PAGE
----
Patients who register with their state’s medical cannabis program typically become, literally, card carrying members. What many do not realize is that some states recognize the registrations of those from outside areas, something that is called reciprocity. While most states do not recognize out-of-state medical cannabis exemptions or qualifications, a few do. Of these, there are important differences of which millions of traveling patients should be aware.
The medical cannabis laws of most states do not allow reciprocity for one simple reason: It invites scrutiny by federal authorities, specifically those in the Drug Enforcement Administration, or DEA. The Justice Department is home to the DEA and exercises oversight for interstate commerce. It therefore has a vested concern to ensure that diversion (legal cannabis being delivered to illegal recipients) and other fraudulent activity is not involved. The issue becomes only more complex based on the fact that medical, and even recreational, cannabis is legal in some states, but all forms of cannabis are illegal at the federal level.
The federal government categorizes cannabis as Schedule I, meaning it is officially as “dangerous and addictive” as heroin and bath salts. In fact, both cocaine and methamphetamines, two truly addictive drugs that nearly any medical professional will testify are more dangerous than cannabis, both reside in less-restrictive Schedule II; they can even be prescribed by a physician.
Possession vs. Purchase
Four states with medical cannabis laws on the books allow visitors to legally possess and consume cannabis (within limits), but do not provide safe access via dispensaries to the medicine or related products (like concentrates, edibles, tinctures, and topicals).
States allowing registered patients from out-of-state to possess cannabis include:
- New Hampshire: Visiting patients are permitted to possess and consume cannabis, but cannot purchase or grow the herb.
- Arizona: Card-carrying patients from other states are permitted to possess and use cannabis, but not purchase it.
- Michigan: Visiting patients may possess and use. If driving with cannabis, the herb must be stored in a case in a locked trunk of the vehicle.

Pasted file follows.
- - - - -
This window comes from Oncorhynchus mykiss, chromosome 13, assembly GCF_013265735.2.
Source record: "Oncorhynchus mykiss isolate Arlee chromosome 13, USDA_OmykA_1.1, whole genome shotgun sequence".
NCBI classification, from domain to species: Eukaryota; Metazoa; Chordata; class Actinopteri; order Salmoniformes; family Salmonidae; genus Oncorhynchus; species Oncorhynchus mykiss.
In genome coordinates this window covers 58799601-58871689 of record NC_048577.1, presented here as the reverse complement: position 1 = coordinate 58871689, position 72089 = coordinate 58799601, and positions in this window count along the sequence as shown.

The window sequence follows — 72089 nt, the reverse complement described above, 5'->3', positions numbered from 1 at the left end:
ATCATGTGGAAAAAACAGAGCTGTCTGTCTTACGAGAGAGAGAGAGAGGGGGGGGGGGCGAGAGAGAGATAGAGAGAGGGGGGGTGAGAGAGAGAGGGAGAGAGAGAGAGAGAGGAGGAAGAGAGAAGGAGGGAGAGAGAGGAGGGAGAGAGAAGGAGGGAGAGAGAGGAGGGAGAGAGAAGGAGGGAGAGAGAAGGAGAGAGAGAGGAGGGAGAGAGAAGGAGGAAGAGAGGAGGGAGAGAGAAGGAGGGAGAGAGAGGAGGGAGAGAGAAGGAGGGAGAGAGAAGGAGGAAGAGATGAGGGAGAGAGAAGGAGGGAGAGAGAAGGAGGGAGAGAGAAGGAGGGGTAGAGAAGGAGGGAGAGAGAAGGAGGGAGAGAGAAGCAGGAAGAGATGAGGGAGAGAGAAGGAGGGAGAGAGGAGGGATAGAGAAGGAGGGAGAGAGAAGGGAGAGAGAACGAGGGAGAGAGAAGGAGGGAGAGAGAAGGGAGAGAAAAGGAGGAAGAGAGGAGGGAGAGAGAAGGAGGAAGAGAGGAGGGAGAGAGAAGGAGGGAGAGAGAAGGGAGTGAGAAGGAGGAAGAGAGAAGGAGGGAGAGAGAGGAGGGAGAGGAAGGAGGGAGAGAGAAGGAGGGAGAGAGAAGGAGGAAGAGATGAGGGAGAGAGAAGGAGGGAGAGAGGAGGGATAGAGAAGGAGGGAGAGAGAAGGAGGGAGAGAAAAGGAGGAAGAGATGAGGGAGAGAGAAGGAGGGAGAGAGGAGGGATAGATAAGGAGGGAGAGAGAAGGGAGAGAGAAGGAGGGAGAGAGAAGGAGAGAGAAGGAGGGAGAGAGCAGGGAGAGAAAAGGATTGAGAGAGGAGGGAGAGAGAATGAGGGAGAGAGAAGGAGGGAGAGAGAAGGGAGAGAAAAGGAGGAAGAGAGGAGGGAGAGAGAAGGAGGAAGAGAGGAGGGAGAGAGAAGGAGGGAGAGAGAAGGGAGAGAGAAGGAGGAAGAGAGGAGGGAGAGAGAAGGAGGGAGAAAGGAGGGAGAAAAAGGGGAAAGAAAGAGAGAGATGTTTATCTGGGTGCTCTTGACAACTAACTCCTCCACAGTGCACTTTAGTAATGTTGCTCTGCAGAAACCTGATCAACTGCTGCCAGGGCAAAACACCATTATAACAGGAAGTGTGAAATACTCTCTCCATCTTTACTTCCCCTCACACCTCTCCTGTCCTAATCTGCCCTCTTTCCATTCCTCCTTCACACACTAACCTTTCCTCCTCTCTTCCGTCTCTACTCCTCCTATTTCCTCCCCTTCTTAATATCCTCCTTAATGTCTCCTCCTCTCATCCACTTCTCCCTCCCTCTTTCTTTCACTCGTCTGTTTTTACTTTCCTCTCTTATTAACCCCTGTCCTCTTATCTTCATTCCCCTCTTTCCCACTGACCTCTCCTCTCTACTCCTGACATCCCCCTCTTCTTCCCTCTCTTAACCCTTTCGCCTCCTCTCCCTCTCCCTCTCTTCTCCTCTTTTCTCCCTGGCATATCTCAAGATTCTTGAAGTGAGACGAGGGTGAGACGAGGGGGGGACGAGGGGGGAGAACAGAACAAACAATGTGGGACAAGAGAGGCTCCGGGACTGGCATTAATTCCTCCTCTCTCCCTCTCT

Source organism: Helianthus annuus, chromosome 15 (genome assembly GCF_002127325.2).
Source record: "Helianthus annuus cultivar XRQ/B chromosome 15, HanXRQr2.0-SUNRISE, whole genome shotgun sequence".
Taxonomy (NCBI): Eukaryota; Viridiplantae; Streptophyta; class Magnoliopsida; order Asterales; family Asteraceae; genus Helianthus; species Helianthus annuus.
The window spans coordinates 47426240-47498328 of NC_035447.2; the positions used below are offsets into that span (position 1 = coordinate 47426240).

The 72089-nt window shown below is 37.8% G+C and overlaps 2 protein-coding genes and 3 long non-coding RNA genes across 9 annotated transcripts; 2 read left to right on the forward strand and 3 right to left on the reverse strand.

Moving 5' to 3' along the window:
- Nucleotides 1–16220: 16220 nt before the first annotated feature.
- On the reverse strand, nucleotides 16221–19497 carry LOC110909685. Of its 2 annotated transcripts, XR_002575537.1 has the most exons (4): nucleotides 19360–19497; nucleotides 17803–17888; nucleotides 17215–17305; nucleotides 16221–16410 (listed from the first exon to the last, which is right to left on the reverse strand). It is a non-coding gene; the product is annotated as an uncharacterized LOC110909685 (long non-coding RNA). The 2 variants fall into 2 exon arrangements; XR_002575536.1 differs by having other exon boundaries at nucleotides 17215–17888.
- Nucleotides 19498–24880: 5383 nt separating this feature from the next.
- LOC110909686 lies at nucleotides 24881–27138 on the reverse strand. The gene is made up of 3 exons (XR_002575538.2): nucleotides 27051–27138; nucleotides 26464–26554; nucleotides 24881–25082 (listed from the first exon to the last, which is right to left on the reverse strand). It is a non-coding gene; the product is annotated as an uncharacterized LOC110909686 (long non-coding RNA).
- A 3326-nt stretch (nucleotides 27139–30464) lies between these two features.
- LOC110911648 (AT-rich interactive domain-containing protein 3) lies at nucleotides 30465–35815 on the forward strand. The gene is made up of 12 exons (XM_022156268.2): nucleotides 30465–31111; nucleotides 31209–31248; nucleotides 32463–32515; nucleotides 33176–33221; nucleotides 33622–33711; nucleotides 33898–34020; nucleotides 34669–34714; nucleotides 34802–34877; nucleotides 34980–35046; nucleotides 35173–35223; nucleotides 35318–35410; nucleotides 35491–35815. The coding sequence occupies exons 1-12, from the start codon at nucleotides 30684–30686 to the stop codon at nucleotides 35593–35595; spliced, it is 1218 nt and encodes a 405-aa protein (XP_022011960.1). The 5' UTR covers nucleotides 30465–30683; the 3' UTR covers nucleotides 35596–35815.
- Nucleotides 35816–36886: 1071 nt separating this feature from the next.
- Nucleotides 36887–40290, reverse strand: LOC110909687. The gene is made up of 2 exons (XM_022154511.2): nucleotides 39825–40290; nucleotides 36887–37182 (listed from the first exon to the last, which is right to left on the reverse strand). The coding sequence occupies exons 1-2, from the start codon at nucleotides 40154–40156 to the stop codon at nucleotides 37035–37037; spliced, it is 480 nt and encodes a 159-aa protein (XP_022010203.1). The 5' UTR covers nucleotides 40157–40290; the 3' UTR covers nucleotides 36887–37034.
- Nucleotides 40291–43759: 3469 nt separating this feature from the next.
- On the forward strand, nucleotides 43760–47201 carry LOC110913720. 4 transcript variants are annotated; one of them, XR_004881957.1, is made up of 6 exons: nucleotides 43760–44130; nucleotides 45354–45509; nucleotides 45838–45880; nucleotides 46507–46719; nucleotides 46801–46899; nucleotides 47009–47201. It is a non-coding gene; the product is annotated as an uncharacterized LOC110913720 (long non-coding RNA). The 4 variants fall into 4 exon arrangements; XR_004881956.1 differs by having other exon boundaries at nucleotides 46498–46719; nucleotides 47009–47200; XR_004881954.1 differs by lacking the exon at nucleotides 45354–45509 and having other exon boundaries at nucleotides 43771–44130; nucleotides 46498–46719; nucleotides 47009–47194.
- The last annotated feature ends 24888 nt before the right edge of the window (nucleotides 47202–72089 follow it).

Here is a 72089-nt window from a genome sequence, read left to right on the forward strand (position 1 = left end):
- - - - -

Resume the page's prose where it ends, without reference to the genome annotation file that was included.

- Rhode Island: Like similar states, visiting qualifying patients may use and possess up to 2.5 ounces of cannabis, but cannot purchase from dispensaries in the state.
There are three states that practice full reciprocity and will legally allow, under certain circumstances, out-of-state patients to make purchases at licensed dispensaries. This is a way for those suffering a debilitating disease or condition, especially those who must medicate daily, to obtain medicine when they are traveling. It is not recommended that patients attempt to carry cannabis through an airport or on a flight. While many are successful, the legal ramifications in some states — or from federal authorities — simply are not worth the risk for the average patient.
It is legal for any patient possessing a valid medical cannabis card, from any state, to purchase, possess, and consume cannabis products at Nevada dispensaries. In fact, because reciprocity is practiced by so few states in the U.S., Nevada may become a destination for patients in other states who wish to vacation or meet business clients, but don’t desire to — or simply can’t — go without their medicine for the duration of their travel.
In Nevada, reciprocity is fairly straightforward. At their first dispensary visit, patients from out-of-state are asked to sign an affidavit testifying that they are currently a valid patient in another state. In addition, traveling patients are restricted to that initial dispensary for one month. Because most travelers, especially those vacationing in Las Vegas, will be staying a considerably shorter period of time than a month (a two to seven day span is more common), they are limited to a single dispensary for that particular trip. Las Vegas is significant, especially considering that 40 million people travel there each year (that’s the entire population of California, the most populous state in the nation).
Thus, patients visiting Las Vegas or Reno should be careful when selecting their initial dispensary. If their next trip to the Silver State is more than 30 days in the future, they will then be able to shop at the dispensary of their choice. Some have pondered if Nevada will pass recreational legalization via a ballot initiative in November 2016. If it does, Las Vegas could become the Amsterdam of the United States, being America’s legal adult playground for more than merely gambling and big-dollar magic acts.
The fact that Nevada is risking federal scrutiny to do what is best for patients is both relatively novel among states that have enacted medical cannabis laws, but also within the theme of Nevada’s tourism. If there are three states that understand the economic and cultural benefits of a robust tourism industry, it is Nevada, Colorado, and California. This spirit is finally being expressed within state laws affecting medical cannabis patients.